Halleluia! He is Risen!
My liturgical musician friends and I have completed our singing, playing the organ, ringing the handbells, or blowing the trumpets to rejoice in Christ’s resurrection and triumph over death. To borrow (and mutilate) that phrase from the post office, neither congested parking lots, disruptive latecomers crowding into full pews, nor fiery Pascal candle flame flickering outdoors in that wind Saturday night stayed we couriers of the Good News from the swift completion of our appointed rounds. Unbridled Easter joy!
Well, let me amend that: my Easter joy dimmed a bit as I sat with mug of coffee in hand this morning to catch up with the stack of this weekend’s newspapers on my kitchen table. On the front page of Sunday’s statewide daily paper was a picture of a robed choir in a sanctuary innocently entitled, “On Easter, Singing the Lord’s Praises”.
“Good,” I thought. “Finally, the secular press realizes that, for we church folk, it’s not all about the new clothes or chocolate bunnies or hunting for plastic eggs.” No such luck; by the third paragraph, I read “Easter, and in fact all of Holy Week, is the big season for these musicians…. there is money in it all.”
The writer interviewed a number of both secular and liturgical musicians who perform their craft during the Triduum. A few of them were, indeed, just sharing their talents for a paycheck. One trumpet player/teacher, painfully unaware of the holiness of the season, said unabashedly, “Most of the professional[s] are working on Easter. It’s too bad it’s not every week.”
Thankfully (and not unsurprisingly) however, each liturgical musician interviewed emphasized the love, the reverence, and the feeling of fulfillment they experienced as they led the congregation through the suffering, death and resurrection of Christ via music. John J. Miller, director of music ministries at the Cathedral Basilica of the Sacred Heart in Newark professed it eloquently, noting, “The texture and color of the brass emphasize the jubilance and the glorious character of Christ’s resurrection… the paid (musicians) do not consider it just a job where they show up, get a check, and go home.”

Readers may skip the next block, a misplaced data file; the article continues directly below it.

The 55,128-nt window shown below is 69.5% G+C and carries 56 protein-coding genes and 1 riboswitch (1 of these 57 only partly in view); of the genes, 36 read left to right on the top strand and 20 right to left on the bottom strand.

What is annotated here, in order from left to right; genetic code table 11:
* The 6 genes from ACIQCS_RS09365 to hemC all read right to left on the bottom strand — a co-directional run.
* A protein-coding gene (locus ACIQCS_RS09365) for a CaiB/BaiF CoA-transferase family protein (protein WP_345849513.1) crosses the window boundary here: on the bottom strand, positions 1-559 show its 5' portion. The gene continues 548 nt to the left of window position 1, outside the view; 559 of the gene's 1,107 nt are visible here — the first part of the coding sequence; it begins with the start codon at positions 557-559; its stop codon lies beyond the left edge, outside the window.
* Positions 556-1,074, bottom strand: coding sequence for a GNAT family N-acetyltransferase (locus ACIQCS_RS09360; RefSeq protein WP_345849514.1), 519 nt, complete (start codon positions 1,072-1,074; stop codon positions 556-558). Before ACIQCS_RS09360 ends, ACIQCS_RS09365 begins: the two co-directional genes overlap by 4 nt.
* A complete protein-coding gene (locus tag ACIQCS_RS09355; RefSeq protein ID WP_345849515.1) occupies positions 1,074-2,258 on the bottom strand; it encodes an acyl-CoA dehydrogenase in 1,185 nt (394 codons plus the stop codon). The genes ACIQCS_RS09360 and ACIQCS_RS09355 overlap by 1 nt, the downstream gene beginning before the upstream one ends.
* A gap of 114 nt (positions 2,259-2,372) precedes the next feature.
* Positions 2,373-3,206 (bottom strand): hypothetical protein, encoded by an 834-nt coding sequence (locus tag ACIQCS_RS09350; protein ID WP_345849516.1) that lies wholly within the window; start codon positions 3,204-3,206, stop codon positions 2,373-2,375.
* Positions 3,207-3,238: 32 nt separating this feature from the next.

Bravo, John. I’d like to expound upon that on behalf of all of us liturgical musicians in central Jersey and around the world.
Yes, we musicians grow weary from hurried commutes, late Vigils and early sunrise services, but we understand that the weariness is washed away as we celebrate as a church community.
Yes, we musicians grow hungry from inadequate, hastily-consumed meals between liturgies, but we understand that the hunger we feel will be satisfied in the Eucharist.
Yes, we musicians look out upon pews crowded with unfamiliar congregants who attend Mass only during Easter and Christmas, but we welcome the chance to evangelize with the lapsed and the lost and the lonely and, perhaps, coax a few of them to come back more often into the fold.
Yes, we musicians are burdened with extra practices, extra octavos, extra preparation for multiple liturgies, but this burden pales beside the burden of the cross which He carried to save us all and upon which He suffered and died.
And, finally, yes we may indeed draw a paycheck for what we do, but we gain so much more than that paltry earthly reward. Our unique gift of music is for His glory and must be shared to be of any lasting value; we eagerly a reward greater than any paycheck: everlasting membership in the heavenly choir.
We liturgical musicians wouldn’t do what we do for any other reason but for His glory; we know it’s a bargain at any price.
Halleluia! He is Risen!